Rules for Sales People

Sales is where it's at. Without them most entrepreneurs would not have a business at all. In our customer driven economy, sales could be considered the most important part of any operation. Sales could even be called the backbone of our economy and a necessity for a free marketplace. Still there are some basic rules that sales people should adhere to no matter what the situation.

Knowledge is a major component in rules for sales people. Too many times people read a small manual and off they go to sell whatever. That's not a good practice; intimate knowledge of the product is needed. Also make sure as a sales person, you know what the competition is offering as well. Know your enemy and know how your product differs and can benefit the customer more than the competition. This is also the fundamental of knowing your selling points.

Your selling points are what you offer that no one else does. These could be price, service, quality or uniqueness to name a few. Whatever your selling points are, stick to them. Embellishing your selling points is not only a bad idea, it's immoral. I'm not a big believer in karma, but I will point out that these types of practices always come back to haunt you. Make sure the promises you are making and the results you are selling are within reach of the facts.

Belief would be the next rule. Believe in what you are selling. A good sales person can sell anything, this is true, but the most successful ones overall have to have some sort of belief system in place or else they will ring false with some people. Results driven sales are important, but belief driven sales are powerful.

The customer is always the customer, even before they are the customer. This sounds like something Yogi Berra would have said, but I think Mr. Berra would have agreed with this statement. How does this apply to rules for sales people? Treat the customer as if they were already a client or owner of your product. This is why when sales people in auto sales hand you the keys to a car; they don't take them back after the test drive. Making your potential sales opportunity feel like they have bought your product or service already will clue them into the type of service and support they could be getting when they purchase your product over someone else's.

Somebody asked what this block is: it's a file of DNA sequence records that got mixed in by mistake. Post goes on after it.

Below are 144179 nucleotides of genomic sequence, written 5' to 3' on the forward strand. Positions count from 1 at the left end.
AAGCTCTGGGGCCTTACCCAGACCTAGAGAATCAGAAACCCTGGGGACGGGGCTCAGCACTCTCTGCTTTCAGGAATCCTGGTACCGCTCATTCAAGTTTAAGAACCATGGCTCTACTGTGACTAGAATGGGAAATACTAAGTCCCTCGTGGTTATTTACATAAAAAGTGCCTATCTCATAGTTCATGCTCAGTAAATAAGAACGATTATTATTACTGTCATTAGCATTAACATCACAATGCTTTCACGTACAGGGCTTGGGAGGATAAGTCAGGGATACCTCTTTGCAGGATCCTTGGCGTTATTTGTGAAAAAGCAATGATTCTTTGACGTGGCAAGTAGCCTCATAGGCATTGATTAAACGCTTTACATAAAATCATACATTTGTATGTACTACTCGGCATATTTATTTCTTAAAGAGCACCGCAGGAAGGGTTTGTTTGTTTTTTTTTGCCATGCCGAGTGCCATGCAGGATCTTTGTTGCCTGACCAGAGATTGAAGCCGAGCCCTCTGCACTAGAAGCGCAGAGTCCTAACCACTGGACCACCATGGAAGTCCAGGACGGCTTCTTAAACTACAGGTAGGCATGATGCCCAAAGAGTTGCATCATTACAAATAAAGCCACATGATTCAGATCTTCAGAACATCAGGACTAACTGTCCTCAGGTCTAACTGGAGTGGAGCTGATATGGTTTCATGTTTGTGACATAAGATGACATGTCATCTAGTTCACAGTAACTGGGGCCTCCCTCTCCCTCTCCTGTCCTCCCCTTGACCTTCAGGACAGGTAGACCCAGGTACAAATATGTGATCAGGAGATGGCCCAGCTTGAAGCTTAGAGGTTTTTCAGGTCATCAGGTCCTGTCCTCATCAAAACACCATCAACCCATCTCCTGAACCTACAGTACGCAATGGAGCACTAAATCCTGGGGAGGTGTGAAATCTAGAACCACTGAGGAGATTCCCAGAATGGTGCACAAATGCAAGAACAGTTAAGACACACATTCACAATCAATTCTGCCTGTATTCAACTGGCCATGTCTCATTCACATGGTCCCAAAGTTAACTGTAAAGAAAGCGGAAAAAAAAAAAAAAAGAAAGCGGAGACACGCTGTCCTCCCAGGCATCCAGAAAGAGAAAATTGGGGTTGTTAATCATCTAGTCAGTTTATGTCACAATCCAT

Take no for an answer. This one is something that seems to be counter- intuitive to sales, but it's true. Knowing when to give up the hunt with a potential sale is important. To keep offering your product after two or three "no's" is just harassment and kills any future sales. For a service oriented business this is even worse because even if the client agrees to try your service, most likely they will cancel later and are just agreeing to get the sales person to let up some. A polite, "Well thank you for your time and if you ever change your mind or have any questions, don't hesitate to call." leaves the door open for the customer to return later.

These rules easily apply to all businesses and are more than just practical, they are nearly compulsory. Forgetting about the nuts and bolts of things is never a good idea and understanding the mechanics of sales will only benefit you. Every potential sale is an opportunity and every failed sale isn't a failure, but a chance to renegotiate at a later time.


Zeeman Haus enjoys writing articles online on a variety of subjects.

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